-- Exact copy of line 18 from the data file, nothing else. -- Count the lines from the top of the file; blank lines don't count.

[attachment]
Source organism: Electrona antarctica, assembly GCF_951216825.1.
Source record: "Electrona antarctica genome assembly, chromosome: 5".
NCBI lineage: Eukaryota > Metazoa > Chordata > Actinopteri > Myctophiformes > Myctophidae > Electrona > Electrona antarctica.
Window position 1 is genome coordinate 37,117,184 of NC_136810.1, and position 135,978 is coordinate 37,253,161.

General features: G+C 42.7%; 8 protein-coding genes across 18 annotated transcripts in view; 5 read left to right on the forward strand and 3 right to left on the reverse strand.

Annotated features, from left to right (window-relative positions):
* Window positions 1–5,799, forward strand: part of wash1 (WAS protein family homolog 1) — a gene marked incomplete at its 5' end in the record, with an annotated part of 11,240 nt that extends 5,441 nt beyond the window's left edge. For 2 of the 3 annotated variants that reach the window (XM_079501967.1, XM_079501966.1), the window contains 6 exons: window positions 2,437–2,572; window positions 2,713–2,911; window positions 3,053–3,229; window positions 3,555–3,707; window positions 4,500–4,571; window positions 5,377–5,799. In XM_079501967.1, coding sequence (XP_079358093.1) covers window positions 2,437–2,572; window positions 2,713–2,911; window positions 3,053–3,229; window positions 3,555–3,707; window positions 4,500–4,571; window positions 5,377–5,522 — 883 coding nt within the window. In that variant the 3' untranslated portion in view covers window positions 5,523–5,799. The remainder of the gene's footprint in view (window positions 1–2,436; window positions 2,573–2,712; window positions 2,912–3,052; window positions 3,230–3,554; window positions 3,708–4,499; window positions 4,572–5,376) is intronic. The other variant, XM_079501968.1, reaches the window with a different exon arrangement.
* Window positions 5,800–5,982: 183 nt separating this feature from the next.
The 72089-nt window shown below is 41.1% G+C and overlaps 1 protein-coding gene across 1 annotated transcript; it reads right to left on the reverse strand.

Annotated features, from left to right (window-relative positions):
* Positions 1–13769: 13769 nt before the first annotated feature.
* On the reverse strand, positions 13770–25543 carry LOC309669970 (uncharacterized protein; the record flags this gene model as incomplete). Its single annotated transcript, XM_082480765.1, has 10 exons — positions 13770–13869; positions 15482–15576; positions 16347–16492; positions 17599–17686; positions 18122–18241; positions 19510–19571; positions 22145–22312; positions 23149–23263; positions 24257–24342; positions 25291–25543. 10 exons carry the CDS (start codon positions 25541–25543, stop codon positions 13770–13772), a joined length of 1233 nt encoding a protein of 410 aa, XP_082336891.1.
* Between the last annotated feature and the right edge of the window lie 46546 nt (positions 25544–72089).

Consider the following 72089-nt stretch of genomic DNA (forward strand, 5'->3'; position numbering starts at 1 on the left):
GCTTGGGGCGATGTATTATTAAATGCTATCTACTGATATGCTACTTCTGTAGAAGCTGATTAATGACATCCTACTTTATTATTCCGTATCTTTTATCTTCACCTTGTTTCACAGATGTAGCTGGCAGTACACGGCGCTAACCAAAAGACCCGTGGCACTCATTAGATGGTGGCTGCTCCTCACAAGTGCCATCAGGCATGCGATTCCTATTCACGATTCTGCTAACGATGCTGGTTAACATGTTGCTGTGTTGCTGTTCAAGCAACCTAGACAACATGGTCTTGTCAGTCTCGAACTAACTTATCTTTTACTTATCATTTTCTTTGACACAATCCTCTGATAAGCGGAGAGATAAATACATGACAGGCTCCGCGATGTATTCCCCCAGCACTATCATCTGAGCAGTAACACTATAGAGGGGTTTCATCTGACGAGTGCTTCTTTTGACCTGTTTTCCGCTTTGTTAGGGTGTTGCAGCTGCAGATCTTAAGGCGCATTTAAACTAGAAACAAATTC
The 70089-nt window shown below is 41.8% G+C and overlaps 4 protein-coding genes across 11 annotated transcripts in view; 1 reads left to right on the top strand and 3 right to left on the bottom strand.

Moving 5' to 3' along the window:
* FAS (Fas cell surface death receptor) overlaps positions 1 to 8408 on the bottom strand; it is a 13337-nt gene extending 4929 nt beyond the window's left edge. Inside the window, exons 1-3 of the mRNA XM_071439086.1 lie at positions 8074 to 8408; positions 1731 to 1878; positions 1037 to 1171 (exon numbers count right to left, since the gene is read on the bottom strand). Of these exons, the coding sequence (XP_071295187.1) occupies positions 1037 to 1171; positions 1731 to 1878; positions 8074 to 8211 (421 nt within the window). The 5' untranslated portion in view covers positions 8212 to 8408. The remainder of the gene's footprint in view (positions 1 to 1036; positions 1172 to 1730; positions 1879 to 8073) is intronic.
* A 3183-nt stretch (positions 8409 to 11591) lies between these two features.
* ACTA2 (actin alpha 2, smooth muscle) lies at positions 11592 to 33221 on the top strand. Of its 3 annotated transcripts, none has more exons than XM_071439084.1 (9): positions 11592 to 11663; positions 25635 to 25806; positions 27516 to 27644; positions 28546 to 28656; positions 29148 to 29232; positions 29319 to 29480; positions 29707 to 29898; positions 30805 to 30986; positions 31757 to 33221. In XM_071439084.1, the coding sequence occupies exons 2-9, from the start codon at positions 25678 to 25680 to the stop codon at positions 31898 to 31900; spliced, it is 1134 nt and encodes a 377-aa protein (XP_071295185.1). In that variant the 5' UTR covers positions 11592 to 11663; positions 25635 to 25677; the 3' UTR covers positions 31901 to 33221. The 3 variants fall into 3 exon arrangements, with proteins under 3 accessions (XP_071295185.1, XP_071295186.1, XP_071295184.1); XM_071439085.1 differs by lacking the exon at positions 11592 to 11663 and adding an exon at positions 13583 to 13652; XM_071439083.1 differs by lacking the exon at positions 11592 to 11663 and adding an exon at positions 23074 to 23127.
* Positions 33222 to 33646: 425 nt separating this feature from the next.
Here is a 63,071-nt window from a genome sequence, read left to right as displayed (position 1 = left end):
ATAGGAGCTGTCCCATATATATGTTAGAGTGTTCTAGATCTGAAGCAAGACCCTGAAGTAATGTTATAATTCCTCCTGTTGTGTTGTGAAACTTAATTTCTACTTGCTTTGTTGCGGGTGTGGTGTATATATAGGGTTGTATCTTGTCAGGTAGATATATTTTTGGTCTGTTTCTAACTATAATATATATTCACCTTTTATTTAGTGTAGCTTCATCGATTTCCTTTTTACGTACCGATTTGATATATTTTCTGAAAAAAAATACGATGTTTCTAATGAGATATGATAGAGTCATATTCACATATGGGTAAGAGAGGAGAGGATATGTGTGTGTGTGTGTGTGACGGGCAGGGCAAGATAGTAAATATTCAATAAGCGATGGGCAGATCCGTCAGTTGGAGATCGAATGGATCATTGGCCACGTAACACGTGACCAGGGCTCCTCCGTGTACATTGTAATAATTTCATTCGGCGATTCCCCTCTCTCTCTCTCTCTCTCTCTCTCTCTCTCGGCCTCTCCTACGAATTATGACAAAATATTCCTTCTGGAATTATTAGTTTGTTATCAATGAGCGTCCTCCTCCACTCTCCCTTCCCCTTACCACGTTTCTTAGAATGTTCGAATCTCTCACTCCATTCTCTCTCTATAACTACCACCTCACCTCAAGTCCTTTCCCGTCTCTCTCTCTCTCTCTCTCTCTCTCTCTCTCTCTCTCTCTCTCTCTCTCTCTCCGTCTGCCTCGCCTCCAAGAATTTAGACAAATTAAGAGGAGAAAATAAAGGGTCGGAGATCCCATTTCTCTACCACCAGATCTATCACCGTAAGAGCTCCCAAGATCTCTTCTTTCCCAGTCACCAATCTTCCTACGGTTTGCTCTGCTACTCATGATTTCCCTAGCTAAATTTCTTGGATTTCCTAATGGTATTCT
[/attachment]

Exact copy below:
* FAS (Fas cell surface death receptor) overlaps positions 1 to 8408 on the bottom strand; it is a 13337-nt gene extending 4929 nt beyond the window's left edge. Inside the window, exons 1-3 of the mRNA XM_071439086.1 lie at positions 8074 to 8408; positions 1731 to 1878; positions 1037 to 1171 (exon numbers count right to left, since the gene is read on the bottom strand). Of these exons, the coding sequence (XP_071295187.1) occupies positions 1037 to 1171; positions 1731 to 1878; positions 8074 to 8211 (421 nt within the window). The 5' untranslated portion in view covers positions 8212 to 8408. The remainder of the gene's footprint in view (positions 1 to 1036; positions 1172 to 1730; positions 1879 to 8073) is intronic.